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Just what the title says.

$ ./configure --help | grep -i ucs

Searching the official documentation, I found this:

sys.maxunicode: An integer giving the largest supported code point for a Unicode character. The value of this depends on the configuration option that specifies whether Unicode characters are stored as UCS-2 or UCS-4.

What is not clear here is - which value(s) correspond to UCS-2 and UCS-4.

The code is expected to work on Python 2.6+.

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up vote 71 down vote accepted

When built with --enable-unicode=ucs4:

>>> import sys
>>> print sys.maxunicode

When built with --enable-unicode=ucs2:

>>> import sys
>>> print sys.maxunicode
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This is not universally correct anymore for Python 3. See Since the implementation of PEP 393 in Python 3.3, Unicode objects internally use a variety of representations. – Jan-Philip Gehrcke Oct 12 '15 at 9:40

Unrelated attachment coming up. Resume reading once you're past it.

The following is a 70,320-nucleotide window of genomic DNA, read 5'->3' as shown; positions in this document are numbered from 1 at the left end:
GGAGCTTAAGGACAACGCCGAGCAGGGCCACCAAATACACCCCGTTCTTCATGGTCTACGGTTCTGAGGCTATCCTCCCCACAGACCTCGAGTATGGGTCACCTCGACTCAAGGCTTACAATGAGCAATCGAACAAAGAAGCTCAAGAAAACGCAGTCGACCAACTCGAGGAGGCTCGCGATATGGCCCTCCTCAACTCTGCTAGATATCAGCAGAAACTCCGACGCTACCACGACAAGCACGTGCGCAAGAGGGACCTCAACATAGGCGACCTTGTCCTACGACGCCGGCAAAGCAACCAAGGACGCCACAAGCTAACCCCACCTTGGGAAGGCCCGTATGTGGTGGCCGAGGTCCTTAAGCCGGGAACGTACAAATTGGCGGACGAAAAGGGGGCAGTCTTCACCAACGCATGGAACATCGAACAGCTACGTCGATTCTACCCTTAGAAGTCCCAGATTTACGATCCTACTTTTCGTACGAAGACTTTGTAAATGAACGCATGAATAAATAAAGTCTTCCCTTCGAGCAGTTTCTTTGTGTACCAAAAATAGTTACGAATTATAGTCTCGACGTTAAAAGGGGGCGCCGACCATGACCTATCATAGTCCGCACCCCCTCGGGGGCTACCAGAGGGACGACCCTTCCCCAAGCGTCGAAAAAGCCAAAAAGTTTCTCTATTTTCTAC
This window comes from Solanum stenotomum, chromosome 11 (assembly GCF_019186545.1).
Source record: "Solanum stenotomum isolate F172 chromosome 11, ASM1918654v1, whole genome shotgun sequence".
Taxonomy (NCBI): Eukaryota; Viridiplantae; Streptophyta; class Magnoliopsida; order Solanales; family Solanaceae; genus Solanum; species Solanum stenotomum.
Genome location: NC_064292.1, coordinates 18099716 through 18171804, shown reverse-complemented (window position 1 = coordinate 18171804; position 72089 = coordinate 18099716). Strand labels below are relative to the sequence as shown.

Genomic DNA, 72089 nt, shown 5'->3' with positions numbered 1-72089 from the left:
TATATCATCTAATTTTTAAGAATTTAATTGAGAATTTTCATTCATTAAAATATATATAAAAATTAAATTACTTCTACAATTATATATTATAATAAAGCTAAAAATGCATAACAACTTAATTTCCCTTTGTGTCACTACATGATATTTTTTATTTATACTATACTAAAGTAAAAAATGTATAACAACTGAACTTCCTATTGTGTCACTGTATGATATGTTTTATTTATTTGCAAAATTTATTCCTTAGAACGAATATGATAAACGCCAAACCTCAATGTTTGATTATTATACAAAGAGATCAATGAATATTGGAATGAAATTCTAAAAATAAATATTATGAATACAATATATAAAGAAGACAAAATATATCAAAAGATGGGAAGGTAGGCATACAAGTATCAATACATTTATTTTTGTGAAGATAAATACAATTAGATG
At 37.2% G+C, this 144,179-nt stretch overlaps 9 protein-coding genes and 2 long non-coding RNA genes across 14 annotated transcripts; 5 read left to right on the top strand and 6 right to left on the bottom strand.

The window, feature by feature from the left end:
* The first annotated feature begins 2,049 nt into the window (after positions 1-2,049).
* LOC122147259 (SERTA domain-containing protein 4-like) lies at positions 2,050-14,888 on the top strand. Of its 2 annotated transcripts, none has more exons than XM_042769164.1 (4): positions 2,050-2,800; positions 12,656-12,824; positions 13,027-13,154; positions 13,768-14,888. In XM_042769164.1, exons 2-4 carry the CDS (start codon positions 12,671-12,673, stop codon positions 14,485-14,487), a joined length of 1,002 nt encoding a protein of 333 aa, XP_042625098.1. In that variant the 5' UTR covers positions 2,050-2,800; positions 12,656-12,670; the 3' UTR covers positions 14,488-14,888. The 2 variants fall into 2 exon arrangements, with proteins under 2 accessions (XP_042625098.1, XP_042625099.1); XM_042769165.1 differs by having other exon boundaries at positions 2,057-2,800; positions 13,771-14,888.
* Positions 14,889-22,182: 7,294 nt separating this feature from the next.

It's 0xFFFF (or 65535) for UCS-2, and 0x10FFFF (or 1114111) for UCS-4:

    return 0x10FFFF;
    /* This is actually an illegal character, so it should
       not be passed to unichr. */
    return 0xFFFF;

The maximum character in UCS-4 mode is defined by the maxmimum value representable in UTF-16.

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I had this same issue once. I documented it for myself on my wiki at

I wrote -

import sys
sys.maxunicode > 65536 and 'UCS4' or 'UCS2'
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